—In 1820 at the time of the meeting of the congress of Troppeau and Laybach, the English government endeavored to establish more definite limits to the exercise of the right of intervention: the question arose apropos of the Neapolitan nation, which, in the course of an uprising, had wrested from its sovereign certain guarantees against arbitrary power. The popular movement had been successful, the king abdicated in favor of the duke of Calabria, and granted a constitution. The emperors of Russia and Austria, and the king of Prussia, interested themselves in the matter, and convoked a congress of the powers that signed the treaty of 1815, to take counsel, in their common interest, as to the revocation of the concessions granted; England declined to attend, and her declaration deserves mention here, for it inaugurated the policy of non-intervention which secured to Europe so long a period of peace.


—While acknowledging that a government might have the right to interfere seriously and directly in the affairs of another state, the English government deemed this right justifiable only by the most urgent necessity; it did not admit that this right could receive a general and unrestricted application in all cases of popular movements, and it believed especially that it should not be employed as a prudential measure, nor form the basis of an alliance. This right, it said, should be an exception to the most essential principles; it could be allowed only in special circumstances. The liberal attitude of England, at this period, is not to be attributed to a respect for the independence and autonomy of nations; policy proceeds from interest, more or less correctly understood, and not from principle.


—The most curious result of the congress of Laybach, was the pretension (a pretension made by the intervening powers) to prevent a sovereign from granting, or, to speak more accurately, from restoring to his people the liberties which had been taken from them. Its decision was to the effect that the absolute principle should be re-established at Naples, that the former king should resume his crown, and that, if necessary, force should be employed to obtain this end. Austria was charged with the execution of the decree; her armies invaded the kingdom of the Two Sicilies, and during several years occupied, at the expense of that country, the principal cities of the kingdom.


—One year later Piedmont rebelled, and proclaimed a constitution copied after the Spanish constitution of 1812. Again there was a new intervention, a condemnation of the insurrectionary action of the Piedmontese people, and a restoration of absolutism; and again it was Austria that had the honor of the repression. The allied governments thus justified their intervention: "It was a right which, in this special case, became an urgent necessity to unite in common measures of security against the states in which the overthrow of the government effected by revolt could be considered but as a dangerous example, which would result in an attitude hostile to legitimate constitutions and governments."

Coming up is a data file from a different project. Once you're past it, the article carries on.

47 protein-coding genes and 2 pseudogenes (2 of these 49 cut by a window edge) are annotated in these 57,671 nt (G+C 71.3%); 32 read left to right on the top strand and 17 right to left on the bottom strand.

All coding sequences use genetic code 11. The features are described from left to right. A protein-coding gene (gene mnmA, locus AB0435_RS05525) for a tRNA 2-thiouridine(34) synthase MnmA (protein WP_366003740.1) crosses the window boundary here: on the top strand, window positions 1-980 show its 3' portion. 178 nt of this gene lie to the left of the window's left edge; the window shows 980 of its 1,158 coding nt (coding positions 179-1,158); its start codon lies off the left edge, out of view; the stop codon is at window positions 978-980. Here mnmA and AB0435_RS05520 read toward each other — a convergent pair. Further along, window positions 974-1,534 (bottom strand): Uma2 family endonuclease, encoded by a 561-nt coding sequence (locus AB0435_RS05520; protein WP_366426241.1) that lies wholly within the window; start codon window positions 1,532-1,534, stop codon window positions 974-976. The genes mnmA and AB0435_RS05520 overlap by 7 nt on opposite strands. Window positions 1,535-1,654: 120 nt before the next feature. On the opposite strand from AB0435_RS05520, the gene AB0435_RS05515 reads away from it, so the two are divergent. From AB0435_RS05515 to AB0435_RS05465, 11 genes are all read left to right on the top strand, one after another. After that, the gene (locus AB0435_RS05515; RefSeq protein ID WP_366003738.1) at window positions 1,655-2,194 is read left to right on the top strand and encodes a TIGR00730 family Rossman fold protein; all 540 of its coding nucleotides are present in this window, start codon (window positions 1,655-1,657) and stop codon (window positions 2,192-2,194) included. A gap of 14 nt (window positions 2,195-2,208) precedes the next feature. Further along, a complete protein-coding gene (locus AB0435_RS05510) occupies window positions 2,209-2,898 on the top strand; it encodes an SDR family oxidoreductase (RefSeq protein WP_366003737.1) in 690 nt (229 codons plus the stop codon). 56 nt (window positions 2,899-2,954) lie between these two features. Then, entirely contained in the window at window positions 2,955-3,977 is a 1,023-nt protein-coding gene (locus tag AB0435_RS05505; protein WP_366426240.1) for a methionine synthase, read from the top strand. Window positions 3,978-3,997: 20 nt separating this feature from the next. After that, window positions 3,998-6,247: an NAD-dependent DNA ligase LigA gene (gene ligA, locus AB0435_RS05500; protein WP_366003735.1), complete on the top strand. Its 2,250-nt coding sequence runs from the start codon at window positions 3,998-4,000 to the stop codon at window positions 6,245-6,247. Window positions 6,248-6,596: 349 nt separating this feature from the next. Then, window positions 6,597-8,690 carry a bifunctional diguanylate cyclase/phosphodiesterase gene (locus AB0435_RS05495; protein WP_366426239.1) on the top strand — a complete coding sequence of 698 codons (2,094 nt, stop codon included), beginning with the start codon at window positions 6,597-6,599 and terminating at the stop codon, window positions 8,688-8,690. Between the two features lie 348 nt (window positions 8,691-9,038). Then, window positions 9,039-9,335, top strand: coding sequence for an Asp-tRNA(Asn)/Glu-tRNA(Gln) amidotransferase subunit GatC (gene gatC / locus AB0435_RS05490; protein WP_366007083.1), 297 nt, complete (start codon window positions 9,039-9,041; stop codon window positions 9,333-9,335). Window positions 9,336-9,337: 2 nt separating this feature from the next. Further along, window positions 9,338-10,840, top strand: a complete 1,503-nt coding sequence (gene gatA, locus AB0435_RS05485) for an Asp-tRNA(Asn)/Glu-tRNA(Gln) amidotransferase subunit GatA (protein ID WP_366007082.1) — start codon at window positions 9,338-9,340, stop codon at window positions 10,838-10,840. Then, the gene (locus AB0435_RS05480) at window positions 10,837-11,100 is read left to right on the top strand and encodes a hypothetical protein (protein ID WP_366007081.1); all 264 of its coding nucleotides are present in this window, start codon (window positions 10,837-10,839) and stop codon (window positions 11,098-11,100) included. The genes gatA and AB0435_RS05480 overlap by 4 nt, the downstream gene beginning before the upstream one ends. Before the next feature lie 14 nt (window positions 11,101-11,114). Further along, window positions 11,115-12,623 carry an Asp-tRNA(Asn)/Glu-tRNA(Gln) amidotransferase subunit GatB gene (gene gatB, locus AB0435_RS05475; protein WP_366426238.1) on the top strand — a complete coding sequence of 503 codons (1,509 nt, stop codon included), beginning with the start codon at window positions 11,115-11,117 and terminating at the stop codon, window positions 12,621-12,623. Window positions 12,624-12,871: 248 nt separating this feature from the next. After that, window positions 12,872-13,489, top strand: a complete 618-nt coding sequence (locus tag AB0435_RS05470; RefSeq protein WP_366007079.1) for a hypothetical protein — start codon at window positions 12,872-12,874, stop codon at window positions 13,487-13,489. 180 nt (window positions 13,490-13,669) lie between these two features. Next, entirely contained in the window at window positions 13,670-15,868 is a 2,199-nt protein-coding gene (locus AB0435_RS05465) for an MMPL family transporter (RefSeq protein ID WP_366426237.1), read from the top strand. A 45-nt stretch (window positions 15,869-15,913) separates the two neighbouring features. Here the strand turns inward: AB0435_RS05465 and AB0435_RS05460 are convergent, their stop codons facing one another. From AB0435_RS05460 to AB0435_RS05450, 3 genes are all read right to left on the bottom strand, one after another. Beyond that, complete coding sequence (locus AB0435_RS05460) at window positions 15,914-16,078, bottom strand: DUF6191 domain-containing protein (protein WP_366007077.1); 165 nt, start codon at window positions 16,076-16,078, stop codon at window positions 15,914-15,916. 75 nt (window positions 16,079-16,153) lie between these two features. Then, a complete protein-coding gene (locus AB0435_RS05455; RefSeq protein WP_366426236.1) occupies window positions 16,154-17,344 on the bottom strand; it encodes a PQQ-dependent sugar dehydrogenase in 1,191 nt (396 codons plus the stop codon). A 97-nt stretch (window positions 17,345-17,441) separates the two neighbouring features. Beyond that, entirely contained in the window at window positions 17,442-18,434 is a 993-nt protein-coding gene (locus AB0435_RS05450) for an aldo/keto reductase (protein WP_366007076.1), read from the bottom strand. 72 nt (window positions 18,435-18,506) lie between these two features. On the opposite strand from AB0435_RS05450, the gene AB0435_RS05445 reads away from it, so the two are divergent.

—Two years passed, and Spain in turn demanded the constitution of 1812; this time France was the executor of the decrees of the holy alliance; her arms overthrew the national compact of Spain and restored absolutism beyond the Pyrenees.


—Upon the revolt of the Spanish colonies, the desire to intervene was again manifested, but here the United States upheld the revolted provinces, and England declared herself ready to recognize the independent governments that had been formed, and the holy alliance was obliged to withdraw before the consequences of its own principle.


—In 1825 the death of John VI. called to the throne of Portugal his eldest son, Dom Pedro, then emperor of Brazil. The constitution of the latter country being opposed to the reunion of the two crowns, Dom Pedro abdicated in favor of his eldest daughter, Donna Maria, who inaugurated her new reign by according a constitution to Portugal. A competitor arose to oppose her, under the auspices of the great powers. France supported Dom Miguel, but England declared openly for the constitutional power of Donna Maria, and disembarked a body of troops in Portugal; this effective intervention a second time foiled the retrograde action of the French, Russian and Austrian governments.